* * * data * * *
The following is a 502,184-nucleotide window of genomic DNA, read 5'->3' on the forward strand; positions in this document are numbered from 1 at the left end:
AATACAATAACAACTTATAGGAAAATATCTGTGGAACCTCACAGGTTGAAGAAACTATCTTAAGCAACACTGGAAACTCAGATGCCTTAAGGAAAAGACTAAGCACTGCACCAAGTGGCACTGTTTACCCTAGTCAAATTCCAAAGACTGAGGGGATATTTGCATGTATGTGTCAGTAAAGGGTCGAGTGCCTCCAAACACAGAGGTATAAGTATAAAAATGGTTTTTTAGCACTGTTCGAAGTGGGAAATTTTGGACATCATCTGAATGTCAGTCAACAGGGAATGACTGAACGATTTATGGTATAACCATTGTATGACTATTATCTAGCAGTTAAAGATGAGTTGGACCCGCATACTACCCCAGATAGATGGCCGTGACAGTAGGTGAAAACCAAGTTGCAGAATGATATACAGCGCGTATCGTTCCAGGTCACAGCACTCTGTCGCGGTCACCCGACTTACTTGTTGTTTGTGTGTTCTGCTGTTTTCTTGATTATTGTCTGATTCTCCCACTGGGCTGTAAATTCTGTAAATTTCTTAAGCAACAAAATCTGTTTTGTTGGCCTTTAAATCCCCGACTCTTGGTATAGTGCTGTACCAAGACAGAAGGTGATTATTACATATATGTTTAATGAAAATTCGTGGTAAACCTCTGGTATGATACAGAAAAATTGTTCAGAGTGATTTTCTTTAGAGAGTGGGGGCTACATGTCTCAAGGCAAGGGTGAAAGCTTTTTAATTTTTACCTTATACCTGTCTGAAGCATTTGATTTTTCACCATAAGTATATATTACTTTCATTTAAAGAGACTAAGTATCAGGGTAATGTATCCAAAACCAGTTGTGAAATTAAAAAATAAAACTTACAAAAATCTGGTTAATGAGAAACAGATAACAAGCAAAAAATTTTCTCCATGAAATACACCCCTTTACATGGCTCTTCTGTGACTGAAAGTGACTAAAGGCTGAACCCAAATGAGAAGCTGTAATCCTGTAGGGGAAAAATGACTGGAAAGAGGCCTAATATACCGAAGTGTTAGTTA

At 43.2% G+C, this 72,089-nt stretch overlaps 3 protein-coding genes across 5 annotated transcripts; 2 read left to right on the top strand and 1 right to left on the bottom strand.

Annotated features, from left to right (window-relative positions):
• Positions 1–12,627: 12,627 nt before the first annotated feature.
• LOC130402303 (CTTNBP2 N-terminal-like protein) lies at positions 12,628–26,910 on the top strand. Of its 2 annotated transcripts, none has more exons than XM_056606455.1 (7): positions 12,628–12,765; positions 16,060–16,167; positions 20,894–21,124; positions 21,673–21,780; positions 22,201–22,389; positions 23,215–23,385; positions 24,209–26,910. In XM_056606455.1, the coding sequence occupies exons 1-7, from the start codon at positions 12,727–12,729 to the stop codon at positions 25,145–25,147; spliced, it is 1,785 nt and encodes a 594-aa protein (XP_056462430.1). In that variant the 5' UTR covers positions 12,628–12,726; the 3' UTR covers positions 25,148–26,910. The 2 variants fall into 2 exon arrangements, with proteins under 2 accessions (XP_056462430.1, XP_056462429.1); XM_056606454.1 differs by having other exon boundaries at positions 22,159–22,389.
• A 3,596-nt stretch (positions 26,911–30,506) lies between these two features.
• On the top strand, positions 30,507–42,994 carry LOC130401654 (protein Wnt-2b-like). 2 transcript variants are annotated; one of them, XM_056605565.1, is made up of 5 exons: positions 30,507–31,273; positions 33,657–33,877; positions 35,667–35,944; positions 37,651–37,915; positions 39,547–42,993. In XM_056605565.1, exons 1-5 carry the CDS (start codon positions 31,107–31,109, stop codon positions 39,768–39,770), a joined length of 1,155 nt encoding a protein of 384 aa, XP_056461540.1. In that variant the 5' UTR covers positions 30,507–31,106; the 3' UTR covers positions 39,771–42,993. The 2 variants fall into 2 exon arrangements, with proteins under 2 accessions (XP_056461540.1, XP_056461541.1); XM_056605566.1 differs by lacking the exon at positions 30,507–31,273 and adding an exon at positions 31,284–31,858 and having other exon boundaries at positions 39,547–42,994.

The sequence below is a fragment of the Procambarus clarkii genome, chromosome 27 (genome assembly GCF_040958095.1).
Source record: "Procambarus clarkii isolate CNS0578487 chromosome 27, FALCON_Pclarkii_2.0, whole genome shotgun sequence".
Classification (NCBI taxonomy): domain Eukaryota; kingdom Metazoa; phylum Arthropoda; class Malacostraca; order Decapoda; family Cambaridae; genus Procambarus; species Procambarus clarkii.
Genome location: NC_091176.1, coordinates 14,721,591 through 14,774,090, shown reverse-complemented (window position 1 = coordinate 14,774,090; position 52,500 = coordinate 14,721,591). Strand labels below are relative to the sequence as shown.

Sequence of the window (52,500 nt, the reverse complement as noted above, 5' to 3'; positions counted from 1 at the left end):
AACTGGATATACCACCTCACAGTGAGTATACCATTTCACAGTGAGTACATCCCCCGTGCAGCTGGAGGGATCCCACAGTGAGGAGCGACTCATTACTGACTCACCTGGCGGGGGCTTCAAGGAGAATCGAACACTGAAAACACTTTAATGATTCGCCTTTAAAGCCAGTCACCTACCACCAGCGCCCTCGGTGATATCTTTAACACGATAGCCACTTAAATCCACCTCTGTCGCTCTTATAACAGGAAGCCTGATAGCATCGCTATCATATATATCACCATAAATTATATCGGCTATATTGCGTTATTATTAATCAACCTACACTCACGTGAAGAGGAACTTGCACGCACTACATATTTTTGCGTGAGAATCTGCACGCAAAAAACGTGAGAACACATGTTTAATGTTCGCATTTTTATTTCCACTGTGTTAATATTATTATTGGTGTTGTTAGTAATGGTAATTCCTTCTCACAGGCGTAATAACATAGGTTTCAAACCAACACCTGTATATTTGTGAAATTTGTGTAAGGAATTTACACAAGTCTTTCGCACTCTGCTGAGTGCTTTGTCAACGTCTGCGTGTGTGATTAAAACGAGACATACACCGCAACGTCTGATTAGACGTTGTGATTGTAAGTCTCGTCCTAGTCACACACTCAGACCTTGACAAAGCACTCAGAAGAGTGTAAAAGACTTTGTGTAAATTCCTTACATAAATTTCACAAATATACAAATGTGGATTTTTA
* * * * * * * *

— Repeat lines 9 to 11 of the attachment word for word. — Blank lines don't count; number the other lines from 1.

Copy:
The sequence below is a fragment of the Procambarus clarkii genome, chromosome 27 (genome assembly GCF_040958095.1).
Source record: "Procambarus clarkii isolate CNS0578487 chromosome 27, FALCON_Pclarkii_2.0, whole genome shotgun sequence".
Classification (NCBI taxonomy): domain Eukaryota; kingdom Metazoa; phylum Arthropoda; class Malacostraca; order Decapoda; family Cambaridae; genus Procambarus; species Procambarus clarkii.